Analysis of the PBPK model revealed an increase in oral BA bioavailability which may be due to a number of factors. The particle size presented a principal part in the absorption rate of the nanoparticles. As previously discussed in the in vitro study, the small particle size of BA-SLNs (288.1 ± 9.05 nm) could improve the rate of dissolution by expanding the surface area as stated in the Noyes–Whitney equation; consequently, the improvement in oral bioavailability was inevitable due to the reduced particle size and greater surface area that led to enhanced absorption in the gastrointestinal tract. Furthermore, nanoparticles may be inclined to adhere to mucosal surfaces at the absorption site, thus increasing the absorption and the uptake of BA and avoiding the bypass liver first-pass metabolism [32]. Li et al. [57] reported that the bioavailability of BA was enhanced approximately 2.6 times by solid lipid nanoparticles, which could be attributed to enhanced permeability induced by soy lecithin and Tween 80. Tween 80 renders the surface more hydrophilic, thus improving wettability [58].

Some variations in drug absorption, distribution, biotransformation and elimination are known to occur with aging [54]. The simulation using the pre-existing population of the elderly showed a 30–40% reduction in the GFR for the elderly in contrast to the typical value of 120 mL/min/ 1.73 m2. Hepatic and renal function reduction and changes in plasma protein concentrations occur with aging [59]. In the older population, decreased hepatic blood flow and impairment in the activity of hepatic CYP enzymes may result in decreased clearance of medications metabolized by the liver [59]. It is evident that there is a slight increase in the pharmacokinetic parameters of the geriatrics compared to healthy volunteers. This could be due to BA being subjected to extensive metabolism, via conjugative reactions, in the intestinal regions.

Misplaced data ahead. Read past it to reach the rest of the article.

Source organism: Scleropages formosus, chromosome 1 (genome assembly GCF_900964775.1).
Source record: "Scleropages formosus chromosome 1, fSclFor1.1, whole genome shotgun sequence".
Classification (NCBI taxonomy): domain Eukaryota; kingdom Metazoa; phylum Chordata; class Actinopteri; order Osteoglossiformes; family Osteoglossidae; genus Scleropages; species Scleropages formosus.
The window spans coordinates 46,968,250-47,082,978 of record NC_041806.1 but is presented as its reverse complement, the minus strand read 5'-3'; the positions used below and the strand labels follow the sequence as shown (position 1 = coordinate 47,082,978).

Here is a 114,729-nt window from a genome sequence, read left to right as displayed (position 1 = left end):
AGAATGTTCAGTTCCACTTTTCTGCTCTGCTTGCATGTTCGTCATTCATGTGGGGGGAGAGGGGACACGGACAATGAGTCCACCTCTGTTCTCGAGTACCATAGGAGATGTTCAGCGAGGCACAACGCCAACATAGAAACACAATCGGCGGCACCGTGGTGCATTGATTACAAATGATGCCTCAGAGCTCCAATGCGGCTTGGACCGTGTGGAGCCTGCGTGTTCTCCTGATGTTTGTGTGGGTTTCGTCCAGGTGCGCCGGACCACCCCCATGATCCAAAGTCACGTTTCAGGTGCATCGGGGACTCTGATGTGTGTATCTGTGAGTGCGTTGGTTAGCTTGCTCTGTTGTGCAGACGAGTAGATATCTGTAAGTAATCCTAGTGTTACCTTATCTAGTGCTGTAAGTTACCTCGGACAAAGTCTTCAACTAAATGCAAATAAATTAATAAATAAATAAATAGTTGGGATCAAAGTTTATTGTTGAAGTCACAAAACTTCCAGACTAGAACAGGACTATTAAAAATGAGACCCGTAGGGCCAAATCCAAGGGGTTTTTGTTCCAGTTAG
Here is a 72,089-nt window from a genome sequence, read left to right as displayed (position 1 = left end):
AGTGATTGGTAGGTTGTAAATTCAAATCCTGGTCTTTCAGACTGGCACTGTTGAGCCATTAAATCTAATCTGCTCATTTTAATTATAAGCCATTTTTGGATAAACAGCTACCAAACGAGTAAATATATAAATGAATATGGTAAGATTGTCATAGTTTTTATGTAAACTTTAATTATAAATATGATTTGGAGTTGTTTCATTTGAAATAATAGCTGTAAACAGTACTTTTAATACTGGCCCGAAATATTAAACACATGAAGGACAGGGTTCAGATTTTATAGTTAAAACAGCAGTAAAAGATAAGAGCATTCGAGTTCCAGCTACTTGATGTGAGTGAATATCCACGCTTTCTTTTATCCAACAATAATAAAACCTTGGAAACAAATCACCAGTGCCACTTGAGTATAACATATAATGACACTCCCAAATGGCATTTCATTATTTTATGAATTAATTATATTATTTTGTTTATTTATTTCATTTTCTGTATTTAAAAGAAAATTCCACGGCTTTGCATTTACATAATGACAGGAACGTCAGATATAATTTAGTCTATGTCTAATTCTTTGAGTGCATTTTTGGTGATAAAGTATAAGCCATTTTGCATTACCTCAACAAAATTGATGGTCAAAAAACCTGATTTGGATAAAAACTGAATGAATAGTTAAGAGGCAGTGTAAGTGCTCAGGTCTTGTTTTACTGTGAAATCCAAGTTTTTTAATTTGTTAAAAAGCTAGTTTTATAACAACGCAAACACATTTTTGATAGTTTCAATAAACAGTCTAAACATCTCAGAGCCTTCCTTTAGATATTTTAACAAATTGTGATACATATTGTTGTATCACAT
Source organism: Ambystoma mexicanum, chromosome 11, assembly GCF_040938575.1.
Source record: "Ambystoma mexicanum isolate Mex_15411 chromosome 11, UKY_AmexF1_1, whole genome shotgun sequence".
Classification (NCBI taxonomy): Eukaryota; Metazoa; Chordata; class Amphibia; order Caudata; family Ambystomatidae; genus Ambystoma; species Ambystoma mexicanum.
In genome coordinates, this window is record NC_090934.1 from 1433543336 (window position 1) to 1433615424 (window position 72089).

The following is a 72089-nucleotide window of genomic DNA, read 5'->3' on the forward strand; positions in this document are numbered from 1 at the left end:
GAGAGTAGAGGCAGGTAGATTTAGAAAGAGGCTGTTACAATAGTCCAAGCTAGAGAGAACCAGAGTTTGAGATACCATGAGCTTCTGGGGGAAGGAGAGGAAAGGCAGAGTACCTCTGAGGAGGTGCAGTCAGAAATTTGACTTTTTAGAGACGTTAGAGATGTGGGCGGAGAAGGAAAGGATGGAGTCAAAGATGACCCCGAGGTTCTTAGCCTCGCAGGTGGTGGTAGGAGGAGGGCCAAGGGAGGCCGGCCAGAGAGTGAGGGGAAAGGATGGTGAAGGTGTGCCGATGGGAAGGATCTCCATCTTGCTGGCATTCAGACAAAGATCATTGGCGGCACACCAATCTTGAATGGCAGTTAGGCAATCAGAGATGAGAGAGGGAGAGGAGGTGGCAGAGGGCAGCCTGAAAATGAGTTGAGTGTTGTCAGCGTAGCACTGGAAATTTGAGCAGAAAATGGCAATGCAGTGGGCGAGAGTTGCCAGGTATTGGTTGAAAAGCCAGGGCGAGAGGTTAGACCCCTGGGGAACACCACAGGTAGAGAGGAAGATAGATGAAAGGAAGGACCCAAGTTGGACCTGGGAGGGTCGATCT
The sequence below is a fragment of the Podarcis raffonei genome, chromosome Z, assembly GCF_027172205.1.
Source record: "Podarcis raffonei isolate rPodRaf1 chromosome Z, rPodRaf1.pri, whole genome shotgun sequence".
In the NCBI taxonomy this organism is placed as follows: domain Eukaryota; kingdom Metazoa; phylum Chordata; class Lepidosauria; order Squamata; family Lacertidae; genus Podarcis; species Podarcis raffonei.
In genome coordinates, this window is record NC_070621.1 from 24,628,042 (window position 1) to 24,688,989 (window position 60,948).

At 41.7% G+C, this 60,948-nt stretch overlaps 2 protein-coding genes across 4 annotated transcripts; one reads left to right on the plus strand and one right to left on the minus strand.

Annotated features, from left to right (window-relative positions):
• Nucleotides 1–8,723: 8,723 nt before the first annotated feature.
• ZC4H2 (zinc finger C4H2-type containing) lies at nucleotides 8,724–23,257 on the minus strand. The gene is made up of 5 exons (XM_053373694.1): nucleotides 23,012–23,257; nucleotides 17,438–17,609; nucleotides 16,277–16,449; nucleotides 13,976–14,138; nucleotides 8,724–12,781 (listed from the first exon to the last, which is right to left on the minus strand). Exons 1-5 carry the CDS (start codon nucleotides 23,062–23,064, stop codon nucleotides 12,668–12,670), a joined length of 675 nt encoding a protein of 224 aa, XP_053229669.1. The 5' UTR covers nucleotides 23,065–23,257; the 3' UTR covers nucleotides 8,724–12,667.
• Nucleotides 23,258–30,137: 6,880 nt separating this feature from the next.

Solid lipid nanoparticles (SLNs) have shown promise as nanocarriers for the treatment of cancer. Significant benefits that SLNs offer include decreased toxicity, increased medicine bioavailability, and flexibility in integrating hydrophilic and lipophilic pharmaceuticals. These particles’ nano-sizes enable them to pass through a variety of biological barriers and deliver medications to the areas of action with minimal toxicity [60]. In addition to the advantages listed above, the use of SLNs in anticancer therapy may also enable oral medicine administration and lengthen the duration that cancer cells are exposed to pharmaceuticals as compared to other delivery methods. This can imply the usage of simpler and more suited treatments for the patients. SLNs provide primarily competent drug delivery methods for the advancement of cancer chemotherapeutic treatments, taking into account the impact of cancer on people all over the world and the need for more effective pharmaceuticals. Many studies are increasingly using PBPK modeling to provide mechanistic predictions of pharmacokinetics and disposal in a variety of populations and dosing regimens. The methods for creating models and determining their level of quality, however, vary considerably. The PBPK simulation suggested the safety of the optimized BA-SLNs in cancer patients and in geriatric populations.

Availability of data and materials

Data are available upon request.



Advanced, Dissolution, Absorption and Metabolism model




BA-loaded PEGylated nanostructured lipid carriers


Entrapment efficiency


Physiologically based pharmacokinetic modeling


Polydispersity index




Particle size


Stearic acid


Solid lipid nanoparticles


Transmission electron microscopy


Zeta potential


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HOA and RNS were involved in conception and design of the work. CY and BK analyzed and interpreted the data. AG and RE wrote and revised the work.

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Ammar, H.O., Shamma, R.N., Yousry, C. et al. Characterization, cellular uptake in Caco-2 cells and physiologically based pharmacokinetic modeling of baicalin-loaded solid lipid nanoparticles. Futur J Pharm Sci 9, 61 (2023).